Broker has Libor fine reduced to £630,000 after warning of collapse

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City regulators have been forced to reduce a £3.6m fine for rigging Libor imposed on City broking house RP Martin because the broker said it faced collapse if it had to pay the full sum demanded.

The Financial Conduct Authority – levying its sixth penalty for rigging the benchmark interest rate – reduced the fine to £900,000 and then applied a further discount to reward the firm's co-operation, taking the amount finally demanded to just £630,000. The broker is also being given three years to hand over the cash.

Almost two years after its first Libor fine on Barclays in June 2012, the FCA cut its penalty after taking into account a $1.2m (£700,000) fine levied by the US regulator the Commodity Futures Trading Commission on the broking house.

Tracey McDermott, the FCA's director of enforcement and financial crime, said the broking firm saw compliance as a hindrance. "The culture at Martins was that profit came first," she said.

Martins is the second inter-dealer broker to be fined, after ICAP was penalised last year. Such inter-dealer brokers act as intermediaries between banks and were involved in setting the price of Libor, which was based on rates that banks on a specially-selected panel thought they were likely to be charged for borrowing from each other.

"Interdealer brokers are expected to act as trusted intermediaries and are key conduits of market information. Martins abused this position of trust by providing false information to panel banks, with no regard for the integrity of the market. This is unacceptable behaviour from any market participant," McDermott said.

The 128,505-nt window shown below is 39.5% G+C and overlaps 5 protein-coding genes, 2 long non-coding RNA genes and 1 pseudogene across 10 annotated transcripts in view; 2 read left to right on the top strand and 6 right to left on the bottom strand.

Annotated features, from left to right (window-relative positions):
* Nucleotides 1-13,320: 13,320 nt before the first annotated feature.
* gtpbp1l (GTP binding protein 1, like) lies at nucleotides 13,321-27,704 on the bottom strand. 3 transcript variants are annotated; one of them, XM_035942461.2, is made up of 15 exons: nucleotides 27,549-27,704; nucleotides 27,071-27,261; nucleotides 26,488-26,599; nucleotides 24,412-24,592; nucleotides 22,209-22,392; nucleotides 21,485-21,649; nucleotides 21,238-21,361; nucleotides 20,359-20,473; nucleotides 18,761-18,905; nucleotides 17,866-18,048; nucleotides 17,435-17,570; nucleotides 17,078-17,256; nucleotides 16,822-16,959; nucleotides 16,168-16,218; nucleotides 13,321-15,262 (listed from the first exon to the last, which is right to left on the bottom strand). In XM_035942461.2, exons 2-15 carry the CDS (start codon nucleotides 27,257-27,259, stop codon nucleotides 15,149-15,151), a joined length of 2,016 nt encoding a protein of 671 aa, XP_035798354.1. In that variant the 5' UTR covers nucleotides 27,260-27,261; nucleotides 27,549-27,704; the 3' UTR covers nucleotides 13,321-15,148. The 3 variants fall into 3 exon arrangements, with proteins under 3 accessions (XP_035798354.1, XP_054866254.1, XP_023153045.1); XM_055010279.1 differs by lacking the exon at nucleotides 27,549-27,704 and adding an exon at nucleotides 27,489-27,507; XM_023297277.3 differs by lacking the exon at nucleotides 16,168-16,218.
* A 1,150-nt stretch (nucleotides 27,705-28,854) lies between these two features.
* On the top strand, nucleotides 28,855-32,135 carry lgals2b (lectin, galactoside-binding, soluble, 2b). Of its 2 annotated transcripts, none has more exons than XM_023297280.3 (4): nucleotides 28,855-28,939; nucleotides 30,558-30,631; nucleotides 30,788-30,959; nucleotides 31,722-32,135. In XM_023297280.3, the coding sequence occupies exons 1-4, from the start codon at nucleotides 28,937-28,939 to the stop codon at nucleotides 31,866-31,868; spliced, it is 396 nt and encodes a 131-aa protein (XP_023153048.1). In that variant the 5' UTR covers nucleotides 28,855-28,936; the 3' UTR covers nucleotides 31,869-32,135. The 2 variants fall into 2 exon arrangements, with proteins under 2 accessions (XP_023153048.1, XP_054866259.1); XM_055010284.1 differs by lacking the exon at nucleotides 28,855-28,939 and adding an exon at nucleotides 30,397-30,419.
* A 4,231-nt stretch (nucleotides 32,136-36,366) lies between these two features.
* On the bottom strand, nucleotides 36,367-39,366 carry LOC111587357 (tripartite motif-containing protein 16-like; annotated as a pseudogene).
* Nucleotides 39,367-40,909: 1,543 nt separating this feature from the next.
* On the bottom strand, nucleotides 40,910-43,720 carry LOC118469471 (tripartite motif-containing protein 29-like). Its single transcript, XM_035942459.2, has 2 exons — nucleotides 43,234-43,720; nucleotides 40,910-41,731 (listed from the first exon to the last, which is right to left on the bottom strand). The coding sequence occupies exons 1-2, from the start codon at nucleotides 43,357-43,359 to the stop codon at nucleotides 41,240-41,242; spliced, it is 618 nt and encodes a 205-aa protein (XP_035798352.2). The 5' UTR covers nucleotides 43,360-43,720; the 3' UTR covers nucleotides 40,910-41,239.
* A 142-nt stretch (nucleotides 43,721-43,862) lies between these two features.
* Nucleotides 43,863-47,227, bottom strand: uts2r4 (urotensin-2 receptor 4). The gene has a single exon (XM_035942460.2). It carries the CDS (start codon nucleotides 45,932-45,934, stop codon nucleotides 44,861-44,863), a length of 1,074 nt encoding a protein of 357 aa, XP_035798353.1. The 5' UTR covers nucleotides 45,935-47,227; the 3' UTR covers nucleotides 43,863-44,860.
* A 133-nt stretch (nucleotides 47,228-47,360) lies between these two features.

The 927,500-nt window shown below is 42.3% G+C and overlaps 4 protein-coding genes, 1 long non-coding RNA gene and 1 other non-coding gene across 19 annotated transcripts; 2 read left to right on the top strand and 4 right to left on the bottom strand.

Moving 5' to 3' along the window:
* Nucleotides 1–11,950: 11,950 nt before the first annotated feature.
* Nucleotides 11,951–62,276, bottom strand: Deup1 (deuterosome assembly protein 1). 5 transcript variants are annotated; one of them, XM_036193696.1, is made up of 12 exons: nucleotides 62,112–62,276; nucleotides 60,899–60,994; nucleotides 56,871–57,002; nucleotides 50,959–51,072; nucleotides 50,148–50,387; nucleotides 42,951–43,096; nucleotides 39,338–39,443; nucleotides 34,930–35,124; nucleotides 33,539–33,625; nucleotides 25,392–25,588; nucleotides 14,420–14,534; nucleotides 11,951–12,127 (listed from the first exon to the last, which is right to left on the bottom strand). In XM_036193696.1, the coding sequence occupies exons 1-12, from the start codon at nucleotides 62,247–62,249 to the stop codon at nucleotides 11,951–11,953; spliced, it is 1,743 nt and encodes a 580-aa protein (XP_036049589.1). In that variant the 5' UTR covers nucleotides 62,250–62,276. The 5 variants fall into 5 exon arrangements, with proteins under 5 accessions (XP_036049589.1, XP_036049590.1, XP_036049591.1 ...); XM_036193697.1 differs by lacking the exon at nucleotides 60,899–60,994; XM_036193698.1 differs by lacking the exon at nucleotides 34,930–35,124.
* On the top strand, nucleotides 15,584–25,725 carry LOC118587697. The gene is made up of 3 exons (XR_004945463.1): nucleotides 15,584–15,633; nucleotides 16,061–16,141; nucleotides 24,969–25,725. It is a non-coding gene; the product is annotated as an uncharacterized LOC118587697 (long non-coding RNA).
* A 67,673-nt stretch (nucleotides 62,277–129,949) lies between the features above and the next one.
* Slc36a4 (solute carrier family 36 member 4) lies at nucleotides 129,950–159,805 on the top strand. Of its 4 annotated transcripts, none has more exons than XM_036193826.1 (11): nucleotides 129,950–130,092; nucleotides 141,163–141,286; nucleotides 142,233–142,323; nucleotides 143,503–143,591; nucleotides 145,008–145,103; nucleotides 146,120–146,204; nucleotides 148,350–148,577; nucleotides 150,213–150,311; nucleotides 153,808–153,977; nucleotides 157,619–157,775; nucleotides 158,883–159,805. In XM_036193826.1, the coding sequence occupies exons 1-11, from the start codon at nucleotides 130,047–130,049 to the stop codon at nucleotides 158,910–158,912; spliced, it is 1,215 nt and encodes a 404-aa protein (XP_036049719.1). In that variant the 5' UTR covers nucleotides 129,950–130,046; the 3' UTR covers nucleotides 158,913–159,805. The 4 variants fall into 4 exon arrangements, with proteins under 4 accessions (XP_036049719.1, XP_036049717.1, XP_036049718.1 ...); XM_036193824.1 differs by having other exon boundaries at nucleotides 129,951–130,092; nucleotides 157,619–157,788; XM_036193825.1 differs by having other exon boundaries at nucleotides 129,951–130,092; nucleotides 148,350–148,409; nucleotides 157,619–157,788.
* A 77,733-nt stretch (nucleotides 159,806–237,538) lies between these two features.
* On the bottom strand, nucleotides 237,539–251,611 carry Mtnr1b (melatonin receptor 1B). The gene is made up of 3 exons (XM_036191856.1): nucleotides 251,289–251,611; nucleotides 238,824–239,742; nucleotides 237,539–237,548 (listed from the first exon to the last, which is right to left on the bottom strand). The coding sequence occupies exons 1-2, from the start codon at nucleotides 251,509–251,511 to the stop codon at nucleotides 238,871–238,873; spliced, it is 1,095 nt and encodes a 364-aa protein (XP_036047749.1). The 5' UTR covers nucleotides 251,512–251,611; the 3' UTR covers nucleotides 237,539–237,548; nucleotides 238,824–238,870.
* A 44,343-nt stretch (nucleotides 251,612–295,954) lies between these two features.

RP Martin said its new senior management team co-operated fully with the FCA and CFTC in their investigations and entirely respect the fine and sanctions imposed: "Over the last 12 months the board comprehensively restructured the firm's governance, systems and controls, and compliance procedures."

The CFTC said that brokers at RP Martin accepted payments of more than $400,000 through what are known as "wash trades" intended to generate commission for the broking firm.

The US regulator said that the brokers used "multiple means" to assist a trader at Swiss bank UBS, including offering "spoof" bids to influence the Libor rate in the Japanese Yen.

Transcripts of phone calls show references to a "geezer at UBS", and promises to buy lunch for the whole trading desk.

Gretchen Lowe, acting director of the CFTC's enforcement division, said: "Today's action is part of our on-going efforts to ensure that the Libor rate is free of fraud and manipulation.".

Powered by article was written by Jill Treanor, for The Guardian on Thursday 15th May 2014 23.37 Europe/London © Guardian News and Media Limited 2010


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